Ben Goffin

Ben Goffin
Courtesy of Richard Goffin

Alias Pinchas; Pinie Gochin; Benjamin; Giffin

Born 10.05.1896

Place Tulchin, Podolia, Ukraine

Ethnic origin Jewish

Religion Enlisted as Lutheran

Father Max Goffin / Mendel Gochin

Mother Leah (Dvora) Soskin


Wife Anne Goffin (née Koodak), married 1921; sons Maurice and Steven (b. 1925), daughter Shirley (1928-1937)


Army friend Gregory Kunin

Residence before arrival at Australia Emigrated with family to America in 1912

Arrived at Australia
from America
on 18.02.1916
per Aerian
disembarked at Melbourne

Residence before enlistment Melbourne

Occupation 1916 painter (ships); 1921 plumber; 1923 ironmonger; since the late 1920s farmer

service number 5014
enlisted 18.02.1916
POE Melbourne
unit 22nd Battalion
rank Private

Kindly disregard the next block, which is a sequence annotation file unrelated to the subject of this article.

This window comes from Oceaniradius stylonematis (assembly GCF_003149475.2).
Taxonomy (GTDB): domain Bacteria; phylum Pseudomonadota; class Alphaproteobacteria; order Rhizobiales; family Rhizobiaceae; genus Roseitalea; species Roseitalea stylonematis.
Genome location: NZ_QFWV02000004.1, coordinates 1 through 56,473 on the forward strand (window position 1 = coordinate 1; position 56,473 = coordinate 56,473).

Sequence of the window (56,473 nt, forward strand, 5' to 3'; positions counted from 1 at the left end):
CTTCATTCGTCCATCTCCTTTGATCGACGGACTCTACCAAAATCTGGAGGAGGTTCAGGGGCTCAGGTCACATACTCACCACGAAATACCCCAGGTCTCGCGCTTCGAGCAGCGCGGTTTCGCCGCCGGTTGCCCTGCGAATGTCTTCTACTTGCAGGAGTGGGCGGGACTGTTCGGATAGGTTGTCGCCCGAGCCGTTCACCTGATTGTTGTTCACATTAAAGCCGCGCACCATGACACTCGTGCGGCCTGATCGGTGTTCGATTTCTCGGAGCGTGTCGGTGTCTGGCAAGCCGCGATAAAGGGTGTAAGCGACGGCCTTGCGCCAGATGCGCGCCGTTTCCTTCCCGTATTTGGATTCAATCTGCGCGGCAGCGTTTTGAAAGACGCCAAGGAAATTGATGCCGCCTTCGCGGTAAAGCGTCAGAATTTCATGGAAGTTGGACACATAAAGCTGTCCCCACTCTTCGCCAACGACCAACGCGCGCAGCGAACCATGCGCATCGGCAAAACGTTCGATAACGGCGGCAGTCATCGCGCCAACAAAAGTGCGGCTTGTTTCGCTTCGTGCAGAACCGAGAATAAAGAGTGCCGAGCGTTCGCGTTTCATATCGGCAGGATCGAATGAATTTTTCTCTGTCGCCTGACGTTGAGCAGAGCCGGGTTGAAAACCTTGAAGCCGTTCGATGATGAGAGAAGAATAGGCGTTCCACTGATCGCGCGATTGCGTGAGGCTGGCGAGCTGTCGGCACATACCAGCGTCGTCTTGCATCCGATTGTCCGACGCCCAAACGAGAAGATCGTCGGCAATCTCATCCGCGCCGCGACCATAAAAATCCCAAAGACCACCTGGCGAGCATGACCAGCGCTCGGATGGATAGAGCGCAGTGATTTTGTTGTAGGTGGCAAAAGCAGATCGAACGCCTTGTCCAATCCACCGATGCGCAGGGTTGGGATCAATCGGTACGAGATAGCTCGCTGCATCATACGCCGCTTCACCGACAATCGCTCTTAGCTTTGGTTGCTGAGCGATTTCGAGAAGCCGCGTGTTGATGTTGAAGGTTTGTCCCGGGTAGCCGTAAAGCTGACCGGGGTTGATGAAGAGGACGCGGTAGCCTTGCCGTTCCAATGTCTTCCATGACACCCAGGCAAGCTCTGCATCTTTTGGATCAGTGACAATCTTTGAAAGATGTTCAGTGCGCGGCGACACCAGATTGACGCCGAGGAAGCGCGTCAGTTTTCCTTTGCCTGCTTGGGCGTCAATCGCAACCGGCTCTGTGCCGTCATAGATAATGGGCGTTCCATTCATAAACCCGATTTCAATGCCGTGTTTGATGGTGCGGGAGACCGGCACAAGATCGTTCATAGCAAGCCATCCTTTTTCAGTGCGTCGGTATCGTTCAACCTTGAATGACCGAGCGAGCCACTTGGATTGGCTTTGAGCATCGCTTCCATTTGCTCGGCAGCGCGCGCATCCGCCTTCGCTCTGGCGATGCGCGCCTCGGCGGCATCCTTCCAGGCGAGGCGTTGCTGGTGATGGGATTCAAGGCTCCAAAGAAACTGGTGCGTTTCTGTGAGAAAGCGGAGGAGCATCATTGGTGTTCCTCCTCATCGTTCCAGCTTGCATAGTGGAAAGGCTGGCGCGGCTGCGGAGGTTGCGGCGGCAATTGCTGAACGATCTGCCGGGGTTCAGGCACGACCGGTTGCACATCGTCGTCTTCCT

place Western Front, 1916-1918
casualties WIA 1917, 1918 (gassed and wounded)
final fate RTA 16.01.1919
discharged 14.05.1919

Naturalisation 1921

Residence after the war Melbourne, in the 1920s moved to soldiers settlement in Walpole near Albany, WA

Died 5.10.1931, Walpole, Plantagenet, WA


Digitised naturalisation (NAA)

Digitised service records (NAA)

Digitised Embarkation roll entry (AWM)

Letter about Kunin's death in Kunin's digitised Red Cross wounded and missing file (AWM)

Application for assistance (NAA)

Family tree on

Blog article



Newspaper articles

Victorian news. - Hebrew Standard of Australasia, Sydney, 7 July 1916, p. 11.

Settler killed at Walpole settlement. - Albany Advertiser, 8 October 1931, p. 1.

From Russian Anzacs in Australian History:

Sometimes the officials dealing with the naturalisation applications were pedantic to the point of absurdity. Ben Goffin had enlisted in the army on the day he landed at Melbourne, and on the Western Front was severely wounded twice and gassed once. Goffin was refused naturalisation because he could not write, even though during the war the army had been happy enough to enlist illiterate Russians who could only sign their papers with a cross. The Returned Sailors' and Soldiers' Imperial League of Australia (RSSILA) appealed on his behalf, but it was another two years before he was naturalised, and only when a policeman had ascertained that he could write.